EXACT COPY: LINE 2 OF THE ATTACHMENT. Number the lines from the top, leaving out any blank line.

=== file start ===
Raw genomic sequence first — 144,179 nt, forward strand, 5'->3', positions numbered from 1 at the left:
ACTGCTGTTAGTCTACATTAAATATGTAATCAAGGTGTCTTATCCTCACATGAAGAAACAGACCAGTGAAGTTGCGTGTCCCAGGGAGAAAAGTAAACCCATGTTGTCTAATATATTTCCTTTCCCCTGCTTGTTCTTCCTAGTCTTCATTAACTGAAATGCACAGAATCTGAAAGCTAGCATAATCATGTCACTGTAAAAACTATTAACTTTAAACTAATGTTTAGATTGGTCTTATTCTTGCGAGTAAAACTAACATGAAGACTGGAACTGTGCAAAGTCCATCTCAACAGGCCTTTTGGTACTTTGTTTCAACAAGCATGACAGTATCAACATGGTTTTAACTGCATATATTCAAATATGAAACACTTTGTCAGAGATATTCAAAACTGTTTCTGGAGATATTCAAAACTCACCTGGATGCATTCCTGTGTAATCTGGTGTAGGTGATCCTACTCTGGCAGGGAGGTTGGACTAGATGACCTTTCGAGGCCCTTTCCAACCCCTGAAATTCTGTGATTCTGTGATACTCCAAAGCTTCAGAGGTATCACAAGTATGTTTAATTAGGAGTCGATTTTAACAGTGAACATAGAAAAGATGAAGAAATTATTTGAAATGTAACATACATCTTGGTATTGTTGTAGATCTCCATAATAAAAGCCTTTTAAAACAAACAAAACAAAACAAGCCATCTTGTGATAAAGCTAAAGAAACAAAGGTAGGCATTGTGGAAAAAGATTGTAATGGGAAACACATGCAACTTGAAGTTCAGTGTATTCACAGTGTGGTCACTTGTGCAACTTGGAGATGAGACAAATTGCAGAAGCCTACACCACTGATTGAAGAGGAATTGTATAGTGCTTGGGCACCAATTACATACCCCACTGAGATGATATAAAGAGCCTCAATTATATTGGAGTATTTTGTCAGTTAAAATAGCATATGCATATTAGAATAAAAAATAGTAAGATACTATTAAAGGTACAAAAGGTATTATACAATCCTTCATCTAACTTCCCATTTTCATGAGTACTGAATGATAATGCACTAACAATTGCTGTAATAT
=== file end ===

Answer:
ACTGCTGTTAGTCTACATTAAATATGTAATCAAGGTGTCTTATCCTCACATGAAGAAACAGACCAGTGAAGTTGCGTGTCCCAGGGAGAAAAGTAAACCCATGTTGTCTAATATATTTCCTTTCCCCTGCTTGTTCTTCCTAGTCTTCATTAACTGAAATGCACAGAATCTGAAAGCTAGCATAATCATGTCACTGTAAAAACTATTAACTTTAAACTAATGTTTAGATTGGTCTTATTCTTGCGAGTAAAACTAACATGAAGACTGGAACTGTGCAAAGTCCATCTCAACAGGCCTTTTGGTACTTTGTTTCAACAAGCATGACAGTATCAACATGGTTTTAACTGCATATATTCAAATATGAAACACTTTGTCAGAGATATTCAAAACTGTTTCTGGAGATATTCAAAACTCACCTGGATGCATTCCTGTGTAATCTGGTGTAGGTGATCCTACTCTGGCAGGGAGGTTGGACTAGATGACCTTTCGAGGCCCTTTCCAACCCCTGAAATTCTGTGATTCTGTGATACTCCAAAGCTTCAGAGGTATCACAAGTATGTTTAATTAGGAGTCGATTTTAACAGTGAACATAGAAAAGATGAAGAAATTATTTGAAATGTAACATACATCTTGGTATTGTTGTAGATCTCCATAATAAAAGCCTTTTAAAACAAACAAAACAAAACAAGCCATCTTGTGATAAAGCTAAAGAAACAAAGGTAGGCATTGTGGAAAAAGATTGTAATGGGAAACACATGCAACTTGAAGTTCAGTGTATTCACAGTGTGGTCACTTGTGCAACTTGGAGATGAGACAAATTGCAGAAGCCTACACCACTGATTGAAGAGGAATTGTATAGTGCTTGGGCACCAATTACATACCCCACTGAGATGATATAAAGAGCCTCAATTATATTGGAGTATTTTGTCAGTTAAAATAGCATATGCATATTAGAATAAAAAATAGTAAGATACTATTAAAGGTACAAAAGGTATTATACAATCCTTCATCTAACTTCCCATTTTCATGAGTACTGAATGATAATGCACTAACAATTGCTGTAATAT